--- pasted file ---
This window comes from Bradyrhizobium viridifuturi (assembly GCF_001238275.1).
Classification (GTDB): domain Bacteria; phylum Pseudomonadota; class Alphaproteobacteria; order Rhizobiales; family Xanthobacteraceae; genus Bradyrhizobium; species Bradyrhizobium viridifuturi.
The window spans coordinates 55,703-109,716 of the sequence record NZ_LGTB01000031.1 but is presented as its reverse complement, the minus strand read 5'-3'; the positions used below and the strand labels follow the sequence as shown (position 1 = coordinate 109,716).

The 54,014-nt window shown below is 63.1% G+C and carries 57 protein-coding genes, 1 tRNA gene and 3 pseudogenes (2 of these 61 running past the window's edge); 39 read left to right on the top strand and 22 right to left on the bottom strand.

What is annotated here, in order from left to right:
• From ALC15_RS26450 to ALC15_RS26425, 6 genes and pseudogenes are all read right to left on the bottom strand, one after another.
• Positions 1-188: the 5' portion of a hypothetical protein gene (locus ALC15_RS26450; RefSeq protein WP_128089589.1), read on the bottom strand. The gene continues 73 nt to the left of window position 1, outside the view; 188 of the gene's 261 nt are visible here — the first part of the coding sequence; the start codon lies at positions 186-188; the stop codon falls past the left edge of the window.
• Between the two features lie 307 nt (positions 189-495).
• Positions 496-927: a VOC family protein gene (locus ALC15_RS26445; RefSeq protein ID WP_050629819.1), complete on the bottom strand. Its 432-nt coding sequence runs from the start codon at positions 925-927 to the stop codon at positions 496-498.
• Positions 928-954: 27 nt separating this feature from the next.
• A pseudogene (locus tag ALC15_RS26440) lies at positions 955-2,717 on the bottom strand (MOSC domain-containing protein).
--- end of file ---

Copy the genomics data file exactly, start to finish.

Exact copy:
This window comes from Bradyrhizobium viridifuturi (assembly GCF_001238275.1).
Classification (GTDB): domain Bacteria; phylum Pseudomonadota; class Alphaproteobacteria; order Rhizobiales; family Xanthobacteraceae; genus Bradyrhizobium; species Bradyrhizobium viridifuturi.
The window spans coordinates 55,703-109,716 of the sequence record NZ_LGTB01000031.1 but is presented as its reverse complement, the minus strand read 5'-3'; the positions used below and the strand labels follow the sequence as shown (position 1 = coordinate 109,716).

The 54,014-nt window shown below is 63.1% G+C and carries 57 protein-coding genes, 1 tRNA gene and 3 pseudogenes (2 of these 61 running past the window's edge); 39 read left to right on the top strand and 22 right to left on the bottom strand.

What is annotated here, in order from left to right:
• From ALC15_RS26450 to ALC15_RS26425, 6 genes and pseudogenes are all read right to left on the bottom strand, one after another.
• Positions 1-188: the 5' portion of a hypothetical protein gene (locus ALC15_RS26450; RefSeq protein WP_128089589.1), read on the bottom strand. The gene continues 73 nt to the left of window position 1, outside the view; 188 of the gene's 261 nt are visible here — the first part of the coding sequence; the start codon lies at positions 186-188; the stop codon falls past the left edge of the window.
• Between the two features lie 307 nt (positions 189-495).
• Positions 496-927: a VOC family protein gene (locus ALC15_RS26445; RefSeq protein ID WP_050629819.1), complete on the bottom strand. Its 432-nt coding sequence runs from the start codon at positions 925-927 to the stop codon at positions 496-498.
• Positions 928-954: 27 nt separating this feature from the next.
• A pseudogene (locus tag ALC15_RS26440) lies at positions 955-2,717 on the bottom strand (MOSC domain-containing protein).